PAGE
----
13. Permafrost knowledge to serve as foundation for Inuit community planning

    Science.gov (United States)

    Gibéryen, T.; Allard, M.

    2011-12-01

    With the recent announcement of Québec's provincial government's Plan Nord, Nunavik will see a 500 new houses sweep onto it's territory over the next 5 years. The local Inuit communities are confronted with the pressuring need to find suitable land to safely accommodate the new infrastructures in the long term. Additional to human and environmental constraints are those related to warming permafrost. Intensive studies on four Nunavik communities (Inukjuak, Puvirnituq, Akulivik, Kangirsuk) have allowed us to extensively consult local and regional authorities on their planning and management considerations. Recent and archived drilling data have been used to corroborate air photo interpretation, surficial geology and permafrost mapping. All collected information are integrated into aggregated maps that will eventually serve as community master plans. General recommendations on how to best manage and plan for community expansions on warming permafrost are made. Appropriate engineering techniques assuring long-term stable foundations are outlined and additionally mapped, taking into consideration the variable terrain conditions and simulated changes in permafrost temperature and active layer thickness according to climate change scenarios. The final purpose of our results is for them to support local and regional governments in their community planning process towards the best possible climate change adaptation strategies.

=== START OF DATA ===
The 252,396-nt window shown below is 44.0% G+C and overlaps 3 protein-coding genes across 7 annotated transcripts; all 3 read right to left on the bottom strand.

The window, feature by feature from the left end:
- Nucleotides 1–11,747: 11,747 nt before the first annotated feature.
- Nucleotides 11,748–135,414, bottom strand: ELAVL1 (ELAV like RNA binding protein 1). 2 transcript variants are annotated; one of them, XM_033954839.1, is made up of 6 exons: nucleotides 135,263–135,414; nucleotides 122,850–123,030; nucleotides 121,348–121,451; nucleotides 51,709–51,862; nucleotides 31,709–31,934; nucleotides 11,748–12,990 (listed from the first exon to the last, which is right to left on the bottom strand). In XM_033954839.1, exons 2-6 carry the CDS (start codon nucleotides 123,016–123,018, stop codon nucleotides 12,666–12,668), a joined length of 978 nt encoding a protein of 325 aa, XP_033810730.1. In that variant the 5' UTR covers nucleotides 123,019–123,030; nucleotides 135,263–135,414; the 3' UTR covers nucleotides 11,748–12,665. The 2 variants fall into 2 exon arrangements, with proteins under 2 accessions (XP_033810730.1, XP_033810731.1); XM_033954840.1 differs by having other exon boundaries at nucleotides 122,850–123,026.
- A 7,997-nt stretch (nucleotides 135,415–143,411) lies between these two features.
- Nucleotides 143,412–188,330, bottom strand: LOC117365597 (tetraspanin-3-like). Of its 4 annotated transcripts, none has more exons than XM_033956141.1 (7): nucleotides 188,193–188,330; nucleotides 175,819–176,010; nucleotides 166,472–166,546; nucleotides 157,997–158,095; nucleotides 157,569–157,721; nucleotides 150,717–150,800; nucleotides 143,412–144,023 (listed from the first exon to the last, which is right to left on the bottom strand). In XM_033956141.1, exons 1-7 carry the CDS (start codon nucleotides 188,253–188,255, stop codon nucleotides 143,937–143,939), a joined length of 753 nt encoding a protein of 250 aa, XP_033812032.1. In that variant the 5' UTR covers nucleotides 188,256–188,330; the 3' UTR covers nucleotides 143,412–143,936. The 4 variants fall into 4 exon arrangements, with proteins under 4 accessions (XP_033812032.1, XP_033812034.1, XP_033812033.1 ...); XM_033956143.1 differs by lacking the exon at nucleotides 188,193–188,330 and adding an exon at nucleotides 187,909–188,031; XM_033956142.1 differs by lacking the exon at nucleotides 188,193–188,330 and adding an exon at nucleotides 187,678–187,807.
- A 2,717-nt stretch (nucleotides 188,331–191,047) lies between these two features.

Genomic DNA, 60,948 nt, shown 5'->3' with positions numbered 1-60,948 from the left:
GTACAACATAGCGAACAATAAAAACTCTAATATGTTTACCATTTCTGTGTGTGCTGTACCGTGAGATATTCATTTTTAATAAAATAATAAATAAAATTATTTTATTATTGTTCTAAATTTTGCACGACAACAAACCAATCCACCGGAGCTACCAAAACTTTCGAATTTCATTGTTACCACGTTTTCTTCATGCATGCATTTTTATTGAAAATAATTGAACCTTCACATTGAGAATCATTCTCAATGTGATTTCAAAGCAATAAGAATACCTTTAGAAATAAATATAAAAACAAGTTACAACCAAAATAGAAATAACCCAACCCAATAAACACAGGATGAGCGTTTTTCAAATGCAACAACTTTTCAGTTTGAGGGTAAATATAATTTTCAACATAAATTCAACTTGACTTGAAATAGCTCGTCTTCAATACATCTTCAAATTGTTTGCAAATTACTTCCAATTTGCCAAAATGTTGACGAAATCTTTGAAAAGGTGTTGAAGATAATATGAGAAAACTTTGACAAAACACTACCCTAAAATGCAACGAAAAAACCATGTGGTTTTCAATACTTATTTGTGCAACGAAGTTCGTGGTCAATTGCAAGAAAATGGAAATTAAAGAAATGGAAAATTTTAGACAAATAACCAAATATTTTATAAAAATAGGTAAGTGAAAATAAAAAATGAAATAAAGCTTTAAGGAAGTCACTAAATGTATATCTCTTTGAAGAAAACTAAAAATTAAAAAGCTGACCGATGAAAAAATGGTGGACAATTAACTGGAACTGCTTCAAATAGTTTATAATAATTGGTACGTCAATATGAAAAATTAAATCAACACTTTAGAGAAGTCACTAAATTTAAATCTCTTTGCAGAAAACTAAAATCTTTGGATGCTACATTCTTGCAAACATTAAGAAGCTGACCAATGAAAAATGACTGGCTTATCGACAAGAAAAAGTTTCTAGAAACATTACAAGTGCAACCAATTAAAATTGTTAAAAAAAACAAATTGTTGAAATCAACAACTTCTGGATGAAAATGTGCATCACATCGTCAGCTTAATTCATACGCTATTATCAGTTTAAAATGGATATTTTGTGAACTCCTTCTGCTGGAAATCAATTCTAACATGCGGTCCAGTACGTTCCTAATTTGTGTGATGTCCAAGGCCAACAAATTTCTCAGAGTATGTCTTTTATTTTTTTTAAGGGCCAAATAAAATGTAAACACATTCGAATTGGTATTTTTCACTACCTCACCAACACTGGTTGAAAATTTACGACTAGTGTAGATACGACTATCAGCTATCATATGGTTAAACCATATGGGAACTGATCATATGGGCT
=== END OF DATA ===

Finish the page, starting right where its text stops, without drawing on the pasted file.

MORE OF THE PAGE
14. Serving Canada's exporters and their customers abroad since 1946

    International Nuclear Information System (INIS)

    Benson, T.

    2000-01-01

    The Canadian Commercial Corporation (CCC) is a federal Crown corporation whose mandate is to facilitate trade between Canada and other nations, principally by partnering with Canadian suppliers in the sale of goods and services, and serving as a prime contractor and guarantor for sales by Canadian exporters to foreign buyers. CCC also acts as the purchasing agent contractor and manager for the U.S. Department of Defence of Canadian suppliers under a bilateral treaty. In essence, CCC participation constitutes a guarantee by the Canadian government that the Canadian supplier is capable, qualified, and that the contract terms will be met. The paper discusses the potential benefits of CCC participation in transactions for buyers, and for exporters, the intricacies of the progress payment program designed to provide working capital over and above normal cash flow, to share the risks amongst the parties to obtain pre-shipment financing for export sales, and to free up credit facilities. Eligibility criteria for the progress payment program, the process involved in becoming a participant, and associated costs to participants are also explained

  15. Students at the Margins and the Institutions That Serve Them: A Global Perspective. Salzburg Global Seminar Session 537 (Salzburg, Austria, October 11-16, 2014). A Special Policy Notes, Spring 2015

    Science.gov (United States)

    Bloe, Diasmer

    2015-01-01

    In partnership with Educational Testing Service (ETS) and the Center for Minority Serving Institutions at the University of Pennsylvania's Graduate School of Education, Salzburg Global Seminar hosted an international strategic dialogue of 60 thought leaders, researchers, and practitioners from institutions serving marginalized populations to…

  16. HYPOTHESIS TESTING WITH THE SIMILARITY INDEX